These exemptions apply to the extent that information in this system is subject to exemption pursuant to 5 U.S.C. 552a(j)(2), (k)(1) and (k)(2).
(d) Because this system contains Department of Justice civil and criminal law enforcement, investigatory records, exemptions from the particular subsections are justified for the following reasons:
(1) From subsection (c)(3) because the release of the disclosure accounting would permit the subject of a criminal investigation and/or civil case or matter under investigation, in litigation, or under regulatory or administrative review or action to obtain valuable information concerning the nature of that investigation, case or matter, and present a serious impediment to law enforcement or civil legal activities.
(2) From subsection (c)(4) because an exemption is being claimed for subsection (d) of the Act (Access to Records), rendering this subsection inapplicable to the extent that this system of records is exempted from subsection (d).
(3) From subsection (d) because access to the records contained in these systems would inform the subject of a criminal or civil investigation, matter or case of the existence of such, and provide the subject with information that might enable him to avoid detection, apprehension or legal obligations, and present a serious impediment to law enforcement and other civil remedies. Amendment of the records would interfere with ongoing criminal law enforcement proceedings and impose an impossible administrative burden by requiring criminal investigations to be continuously reinvestigated.
(4) From subsection (e)(1) because in the course of criminal investigations and/or civil investigations, cases or matters, the U.S. Attorneys often obtain information concerning the violation of laws or civil obligations other than those relating to an active case or matter. In the interests of effective law enforcement and civil litigation, it is necessary that the U.S. Attorneys retain this information since it can aid in establishing patterns of activity and provide valuable leads for other agencies and future cases that may be brought within the U.S. Attorneys' offices.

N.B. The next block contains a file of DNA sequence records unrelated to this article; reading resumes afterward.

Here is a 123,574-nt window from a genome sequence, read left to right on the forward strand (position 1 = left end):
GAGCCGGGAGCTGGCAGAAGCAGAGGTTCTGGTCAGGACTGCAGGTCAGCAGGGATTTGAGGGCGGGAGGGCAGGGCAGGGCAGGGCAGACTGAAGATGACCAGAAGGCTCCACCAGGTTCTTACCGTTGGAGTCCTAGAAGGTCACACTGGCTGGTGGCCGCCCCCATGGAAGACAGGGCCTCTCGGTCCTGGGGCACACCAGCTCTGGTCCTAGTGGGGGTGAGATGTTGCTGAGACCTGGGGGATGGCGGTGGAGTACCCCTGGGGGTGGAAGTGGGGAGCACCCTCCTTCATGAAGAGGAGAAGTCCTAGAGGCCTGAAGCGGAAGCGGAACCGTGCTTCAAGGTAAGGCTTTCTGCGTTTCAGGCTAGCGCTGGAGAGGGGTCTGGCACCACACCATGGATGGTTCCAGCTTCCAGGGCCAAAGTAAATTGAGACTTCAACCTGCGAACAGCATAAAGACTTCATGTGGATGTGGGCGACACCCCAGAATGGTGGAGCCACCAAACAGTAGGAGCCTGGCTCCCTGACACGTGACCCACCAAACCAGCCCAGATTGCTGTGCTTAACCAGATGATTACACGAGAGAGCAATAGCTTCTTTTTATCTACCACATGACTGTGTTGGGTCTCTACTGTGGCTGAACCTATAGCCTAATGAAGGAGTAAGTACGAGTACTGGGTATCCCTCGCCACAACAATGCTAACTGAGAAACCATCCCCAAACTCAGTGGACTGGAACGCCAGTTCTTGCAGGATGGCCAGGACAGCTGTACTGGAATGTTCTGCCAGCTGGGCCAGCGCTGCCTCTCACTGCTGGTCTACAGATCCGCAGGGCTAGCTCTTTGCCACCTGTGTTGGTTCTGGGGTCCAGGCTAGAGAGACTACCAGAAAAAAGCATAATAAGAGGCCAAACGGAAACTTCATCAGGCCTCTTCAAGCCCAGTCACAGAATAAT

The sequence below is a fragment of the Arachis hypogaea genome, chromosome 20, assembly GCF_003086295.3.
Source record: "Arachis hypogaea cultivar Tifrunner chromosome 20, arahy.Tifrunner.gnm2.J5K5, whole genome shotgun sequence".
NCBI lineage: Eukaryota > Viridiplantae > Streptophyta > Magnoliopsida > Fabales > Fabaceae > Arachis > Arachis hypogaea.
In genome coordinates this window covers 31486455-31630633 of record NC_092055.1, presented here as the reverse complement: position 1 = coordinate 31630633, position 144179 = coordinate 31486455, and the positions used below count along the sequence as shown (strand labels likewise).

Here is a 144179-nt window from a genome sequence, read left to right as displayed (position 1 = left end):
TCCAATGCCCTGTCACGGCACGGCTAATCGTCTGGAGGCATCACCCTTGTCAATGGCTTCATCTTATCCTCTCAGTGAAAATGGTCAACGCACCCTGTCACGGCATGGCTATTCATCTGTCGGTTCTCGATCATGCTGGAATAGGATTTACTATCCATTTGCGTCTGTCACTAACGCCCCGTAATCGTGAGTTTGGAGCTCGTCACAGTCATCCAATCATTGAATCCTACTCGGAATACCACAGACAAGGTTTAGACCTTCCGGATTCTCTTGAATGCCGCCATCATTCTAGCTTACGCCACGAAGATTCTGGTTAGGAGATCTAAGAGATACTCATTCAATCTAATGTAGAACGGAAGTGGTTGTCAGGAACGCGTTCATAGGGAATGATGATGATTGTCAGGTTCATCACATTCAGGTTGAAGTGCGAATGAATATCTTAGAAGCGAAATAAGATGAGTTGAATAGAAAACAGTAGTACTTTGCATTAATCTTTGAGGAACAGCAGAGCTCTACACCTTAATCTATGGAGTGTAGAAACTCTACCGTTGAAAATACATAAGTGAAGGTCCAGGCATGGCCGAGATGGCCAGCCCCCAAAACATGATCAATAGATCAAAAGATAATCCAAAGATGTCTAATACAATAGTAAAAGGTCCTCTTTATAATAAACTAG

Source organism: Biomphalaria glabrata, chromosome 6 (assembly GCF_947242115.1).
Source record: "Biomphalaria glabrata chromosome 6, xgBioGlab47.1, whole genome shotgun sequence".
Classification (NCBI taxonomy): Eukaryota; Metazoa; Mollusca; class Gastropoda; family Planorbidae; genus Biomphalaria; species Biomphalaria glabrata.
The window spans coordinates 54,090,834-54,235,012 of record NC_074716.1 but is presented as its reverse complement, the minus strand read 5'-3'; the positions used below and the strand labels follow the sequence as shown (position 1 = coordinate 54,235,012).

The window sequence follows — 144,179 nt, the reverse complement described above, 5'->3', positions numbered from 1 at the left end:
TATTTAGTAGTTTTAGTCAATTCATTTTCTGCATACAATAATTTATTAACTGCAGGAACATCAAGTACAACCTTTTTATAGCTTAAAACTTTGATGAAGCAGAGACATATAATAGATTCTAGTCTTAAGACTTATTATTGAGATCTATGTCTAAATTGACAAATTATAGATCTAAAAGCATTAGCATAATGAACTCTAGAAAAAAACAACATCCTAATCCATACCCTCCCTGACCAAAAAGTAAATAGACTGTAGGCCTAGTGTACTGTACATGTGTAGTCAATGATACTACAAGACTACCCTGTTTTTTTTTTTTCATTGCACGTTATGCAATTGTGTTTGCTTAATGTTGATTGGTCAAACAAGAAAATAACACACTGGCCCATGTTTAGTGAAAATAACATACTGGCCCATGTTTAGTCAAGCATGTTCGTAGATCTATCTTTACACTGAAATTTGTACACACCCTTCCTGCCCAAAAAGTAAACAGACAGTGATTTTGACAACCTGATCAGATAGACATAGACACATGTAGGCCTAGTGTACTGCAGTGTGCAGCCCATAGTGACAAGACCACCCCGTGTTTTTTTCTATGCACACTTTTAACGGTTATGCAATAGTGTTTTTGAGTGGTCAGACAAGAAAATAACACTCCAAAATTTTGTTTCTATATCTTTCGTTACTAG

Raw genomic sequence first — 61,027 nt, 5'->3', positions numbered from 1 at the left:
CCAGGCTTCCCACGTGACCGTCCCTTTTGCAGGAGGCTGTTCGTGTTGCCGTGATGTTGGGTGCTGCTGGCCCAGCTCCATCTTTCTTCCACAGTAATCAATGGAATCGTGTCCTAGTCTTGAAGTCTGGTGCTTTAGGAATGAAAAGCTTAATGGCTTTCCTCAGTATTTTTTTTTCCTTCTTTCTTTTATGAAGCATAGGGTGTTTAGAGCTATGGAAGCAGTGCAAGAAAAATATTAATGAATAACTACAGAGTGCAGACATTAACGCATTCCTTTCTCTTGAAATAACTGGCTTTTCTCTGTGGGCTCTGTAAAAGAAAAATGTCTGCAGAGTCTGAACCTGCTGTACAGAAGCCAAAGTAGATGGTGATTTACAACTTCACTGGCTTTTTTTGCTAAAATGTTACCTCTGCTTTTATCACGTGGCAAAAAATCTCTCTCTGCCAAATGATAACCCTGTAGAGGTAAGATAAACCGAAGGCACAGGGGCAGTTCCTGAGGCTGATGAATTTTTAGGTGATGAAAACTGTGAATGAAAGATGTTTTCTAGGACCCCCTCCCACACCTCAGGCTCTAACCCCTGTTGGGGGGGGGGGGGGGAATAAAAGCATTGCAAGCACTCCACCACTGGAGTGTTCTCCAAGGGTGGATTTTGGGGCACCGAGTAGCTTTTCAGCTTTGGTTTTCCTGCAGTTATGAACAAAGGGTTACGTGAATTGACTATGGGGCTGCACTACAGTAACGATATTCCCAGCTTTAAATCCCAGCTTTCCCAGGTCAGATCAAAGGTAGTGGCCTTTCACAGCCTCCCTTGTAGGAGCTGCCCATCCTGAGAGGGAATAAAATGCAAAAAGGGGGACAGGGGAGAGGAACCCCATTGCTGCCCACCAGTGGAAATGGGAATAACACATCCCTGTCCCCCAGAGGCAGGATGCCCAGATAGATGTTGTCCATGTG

(5) From subsection (e)(2) because to collect information to the greatest extent possible from the subject individual of a criminal investigation or prosecution would present a serious impediment to law enforcement in that the subject of the investigation would be placed on notice of the existence of the investigation and would therefore be able to avoid detection, apprehension, or legal obligations and duties.
(6) From subsection (e)(3) because to provide individuals supplying information with a form stating the requirements of subsection (e)(3) would constitute a serious impediment to law enforcement in that it could compromise the existence of a confidential investigation, reveal the identity of confidential sources of information, and endanger the life and physical safety of confidential informants.
(7) From subsections (e)(4) (G) and (H) because this system of records is exempt from the individual access provisions of subsection (d) and the rules provisions of subsection (f).
(8) From subsection (e)(5) because in the collection of information for law enforcement purposes it is impossible to determine in advance what information is accurate, relevant, timely, and complete. With the passage of time, seemingly irrelevant or untimely information may acquire new significance as further investigation brings new details to light and the accuracy of such information can only be determined in a court of law. The restrictions of subsection (e)(5) would inhibit the ability of trained investigator and intelligence analysts to exercise their judgment in reporting on investigations and impede the development of intelligence necessary for effective law enforcement.
(9) From subsection (e)(8) because the individual notice requirements of subsection (e)(8) could present a serious impediment to law enforcement as this could interfere with the U.S. Attorneys' ability to issue subpoenas and could reveal investigative techniques and procedures.
(10) From subsection (f) because this system has been exempted from the individual access provisions of subsection (d).
(11) From subsection (g) because the records in this system are generally compiled for law enforcement purposes and are exempt from the access provisions of subsections (d) and (f), rendering subsection (g) inapplicable.
(e) The following systems of records are exempt from 5 U.S.C. 552a(d)(1) and (e)(1):
(1) Assistant U.S. Attorneys Applicant Records System (JUSTICE/USA-016).
(2) Appointed Assistant U.S. Attorneys Personnel System (JUSTICE/USA-017).
These exemptions apply only to the extent that information in these systems is subject to exemption pursuant to 5 U.S.C. 552a(k)(5).
(f) Exemptions from the particular subsections are justified for the following reasons:
(1) From subsection (d)(1) because many persons are contacted who, without an assurance of anonymity, refuse to provide information concerning a candidate for an Assistant U.S. Attorney position. Access could reveal the identity of the source of the information and constitute a breach of the promise of confidentiality on the part of the Department of Justice. Such breaches ultimately would restrict the free flow of information vital to a determination of a candidate's qualifications and suitability.